Late last month, Oates said he was ‘deeply hurt’ by the latest claims made by his Hall & Oates bandmate Daryl Hall that he secretly tried to sell his half of their music and even timed it to ‘ambush’ him on tour.

Oates filed a declaration in a Tennessee court to reveal his disappointment that a private dispute that he had with his 77-year-old bandmate has gone public.

Last month, Oates said he was 'deeply hurt' by claims made by his Hall & Oates bandmate Daryl Hall that he secretly tried to sell his half of their music and even timed it to 'ambush' him on tour as he filed a declaration in a Tennessee court obtained by TMZ; they are seen in 1981

Last month, Oates said he was ‘deeply hurt’ by claims made by his Hall & Oates bandmate Daryl Hall that he secretly tried to sell his half of their music and even timed it to ‘ambush’ him on tour as he filed a declaration in a Tennessee court obtained by TMZ; they are seen in 1981

Oates (pictured in December 2012) declared: 'I am tremendously disappointed that Daryl Hall decided to file his declaration from our private arbitration in this proceeding and make inflammatory, outlandish, and inaccurate statements against me'

Oates (pictured in December 2012) declared: ‘I am tremendously disappointed that Daryl Hall decided to file his declaration from our private arbitration in this proceeding and make inflammatory, outlandish, and inaccurate statements against me’

TMZ obtained the legal documents which they published in late November as Oates declared: ‘I am tremendously disappointed that Daryl Hall decided to file his declaration from our private arbitration in this proceeding and make inflammatory, outlandish, and inaccurate statements against me.’

The guitarist admitted in the documents that he and Hall have ‘not seen eye to eye’ but has tried his best to improve and protect their business and partnership.

He also claimed that Hall has been tough to deal with and said: ‘Daryl has consistently and publicly been adamant about being perceived as an individual rather than as part of a duo or group.’

This comes just a day after news that Hall is suing Oates  over claims that the guitarist and songwriter tried to sell off half of their musical joint venture.

Previously released court documents indicate that Hall believes Oates timed his attempt to sell so that it would ruin his latest tour.

According to documents obtained by TMZ, the hitmaker says he was ‘blindsided’ by news that Oates was trying to cash out.

He says he only learned of his former partner’s intent two days before setting out on tour, and he think the timing was intended to distract him and possibly harm his performances.

It was previously reported that not only was Hall blindsided by the attempted sale, but he distrusts the particular firm that is attempting to purchase Oates’ stake in their company Whole Oates Enterprises (WOE).

This comes just a day after news that Hall is suing Oates over claims that the guitarist and songwriter tried to sell off half of their musical joint venture; seen together in 2008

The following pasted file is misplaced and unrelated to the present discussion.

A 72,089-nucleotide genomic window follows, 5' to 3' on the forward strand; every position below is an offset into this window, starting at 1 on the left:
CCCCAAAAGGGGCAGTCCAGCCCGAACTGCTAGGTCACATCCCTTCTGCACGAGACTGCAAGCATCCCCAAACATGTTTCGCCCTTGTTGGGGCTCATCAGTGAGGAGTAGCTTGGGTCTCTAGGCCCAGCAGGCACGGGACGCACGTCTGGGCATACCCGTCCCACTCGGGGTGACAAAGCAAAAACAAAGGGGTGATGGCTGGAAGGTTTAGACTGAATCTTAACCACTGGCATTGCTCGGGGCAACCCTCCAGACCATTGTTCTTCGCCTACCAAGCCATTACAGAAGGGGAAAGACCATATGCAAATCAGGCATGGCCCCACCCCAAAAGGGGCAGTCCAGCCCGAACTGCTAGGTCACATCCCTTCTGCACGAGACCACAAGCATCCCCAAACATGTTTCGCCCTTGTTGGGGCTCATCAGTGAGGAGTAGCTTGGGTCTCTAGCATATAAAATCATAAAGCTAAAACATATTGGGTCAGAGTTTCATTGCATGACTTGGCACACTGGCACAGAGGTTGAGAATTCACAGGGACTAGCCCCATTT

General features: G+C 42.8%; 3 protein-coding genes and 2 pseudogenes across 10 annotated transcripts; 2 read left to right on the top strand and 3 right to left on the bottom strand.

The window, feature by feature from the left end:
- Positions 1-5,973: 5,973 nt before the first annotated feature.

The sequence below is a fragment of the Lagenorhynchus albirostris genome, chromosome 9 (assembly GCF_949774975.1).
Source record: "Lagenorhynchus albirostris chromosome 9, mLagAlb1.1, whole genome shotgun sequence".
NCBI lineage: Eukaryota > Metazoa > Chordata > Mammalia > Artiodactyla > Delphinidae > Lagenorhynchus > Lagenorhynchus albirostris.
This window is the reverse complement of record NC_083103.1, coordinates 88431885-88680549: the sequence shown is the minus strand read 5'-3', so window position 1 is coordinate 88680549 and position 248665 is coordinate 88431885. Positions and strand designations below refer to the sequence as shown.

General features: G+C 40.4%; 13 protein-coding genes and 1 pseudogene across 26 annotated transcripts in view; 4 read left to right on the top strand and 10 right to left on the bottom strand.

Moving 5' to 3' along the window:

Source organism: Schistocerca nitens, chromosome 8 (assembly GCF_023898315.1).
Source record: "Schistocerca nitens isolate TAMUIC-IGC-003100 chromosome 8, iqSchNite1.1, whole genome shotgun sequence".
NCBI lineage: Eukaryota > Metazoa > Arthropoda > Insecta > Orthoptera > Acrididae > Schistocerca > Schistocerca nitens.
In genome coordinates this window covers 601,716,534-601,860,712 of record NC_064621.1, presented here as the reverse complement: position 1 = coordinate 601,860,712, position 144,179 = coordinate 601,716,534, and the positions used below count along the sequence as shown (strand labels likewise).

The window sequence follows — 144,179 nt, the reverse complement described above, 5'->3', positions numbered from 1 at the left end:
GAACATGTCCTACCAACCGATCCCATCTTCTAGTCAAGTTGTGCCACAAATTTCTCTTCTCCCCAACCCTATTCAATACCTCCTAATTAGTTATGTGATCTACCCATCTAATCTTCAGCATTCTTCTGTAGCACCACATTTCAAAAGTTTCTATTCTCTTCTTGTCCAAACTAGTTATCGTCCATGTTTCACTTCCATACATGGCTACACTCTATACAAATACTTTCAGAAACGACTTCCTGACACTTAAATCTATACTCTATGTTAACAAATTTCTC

This comes just a day after news that Hall is suing Oates over claims that the guitarist and songwriter tried to sell off half of their musical joint venture; seen together in 2008

Hall writes in court documents obtained by TMZ that Oates (pictured) informed him of the intended sale just two days before his tour was scheduled to begin; Oates seen in 2019

Hall writes in court documents obtained by TMZ that Oates (pictured) informed him of the intended sale just two days before his tour was scheduled to begin; Oates seen in 2019

The company was named after their 1972 debut album, which is also a pun on their last names.

According to Hall’s filing, he and Oates had agreed to begin the process of dividing up their assets last year.

However, Oates’ plan to sell off his half to the music publishing company Primary Wave without his knowledge seems to have thrown a wrench into the matter. 

Hall writes that Oates knew both men needed to approve the deal for it to go through, but he has no plans to sign off.

‘I have no intention of becoming partners with Primary Wave, and [Oates] cannot be permitted to thrust a new partner upon me in this outrageous fashion,’ he wrote.

The Maneater singer added that he thinks Oates timed the news to just a couple days before his tour began to ‘ambush’ him.

He alleges that the distressing news might have distracted him or led to disappointing performances. 

Hall went on to claim that Oates tried ‘intentionally to cause me the maximum amount of harm.’

He believes that the timing was meant to 'ambush' him, and said Oates tried 'intentionally to cause me the maximum amount of harm'; seen together in 2014

He believes that the timing was meant to ‘ambush’ him, and said Oates tried ‘intentionally to cause me the maximum amount of harm’; seen together in 2014

The documents also indicate that Hall is dead set against Primary Wave taking ownership of their joint venture because he believes it exploits artists after taking control of their copyrights and trademarks; seen in 2017

The documents also indicate that Hall is dead set against Primary Wave taking ownership of their joint venture because he believes it exploits artists after taking control of their copyrights and trademarks; seen in 2017